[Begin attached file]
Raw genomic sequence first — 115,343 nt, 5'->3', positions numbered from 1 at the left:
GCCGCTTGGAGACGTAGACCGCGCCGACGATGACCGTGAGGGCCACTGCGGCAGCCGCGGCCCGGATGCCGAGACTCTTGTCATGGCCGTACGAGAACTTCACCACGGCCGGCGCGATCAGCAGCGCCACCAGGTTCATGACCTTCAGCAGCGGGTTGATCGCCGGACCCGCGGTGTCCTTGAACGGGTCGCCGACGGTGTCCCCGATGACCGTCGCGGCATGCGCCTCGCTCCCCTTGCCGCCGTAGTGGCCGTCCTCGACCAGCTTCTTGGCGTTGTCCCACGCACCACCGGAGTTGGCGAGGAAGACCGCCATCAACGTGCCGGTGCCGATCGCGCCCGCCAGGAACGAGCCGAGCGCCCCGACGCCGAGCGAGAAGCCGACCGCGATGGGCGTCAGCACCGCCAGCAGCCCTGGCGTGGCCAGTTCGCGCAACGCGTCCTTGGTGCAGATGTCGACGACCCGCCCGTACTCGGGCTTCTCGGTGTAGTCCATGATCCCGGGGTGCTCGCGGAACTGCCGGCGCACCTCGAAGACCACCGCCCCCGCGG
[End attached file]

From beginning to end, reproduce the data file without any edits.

Raw genomic sequence first — 115,343 nt, 5'->3', positions numbered from 1 at the left:
GCCGCTTGGAGACGTAGACCGCGCCGACGATGACCGTGAGGGCCACTGCGGCAGCCGCGGCCCGGATGCCGAGACTCTTGTCATGGCCGTACGAGAACTTCACCACGGCCGGCGCGATCAGCAGCGCCACCAGGTTCATGACCTTCAGCAGCGGGTTGATCGCCGGACCCGCGGTGTCCTTGAACGGGTCGCCGACGGTGTCCCCGATGACCGTCGCGGCATGCGCCTCGCTCCCCTTGCCGCCGTAGTGGCCGTCCTCGACCAGCTTCTTGGCGTTGTCCCACGCACCACCGGAGTTGGCGAGGAAGACCGCCATCAACGTGCCGGTGCCGATCGCGCCCGCCAGGAACGAGCCGAGCGCCCCGACGCCGAGCGAGAAGCCGACCGCGATGGGCGTCAGCACCGCCAGCAGCCCTGGCGTGGCCAGTTCGCGCAACGCGTCCTTGGTGCAGATGTCGACGACCCGCCCGTACTCGGGCTTCTCGGTGTAGTCCATGATCCCGGGGTGCTCGCGGAACTGCCGGCGCACCTCGAAGACCACCGCCCCCGCGG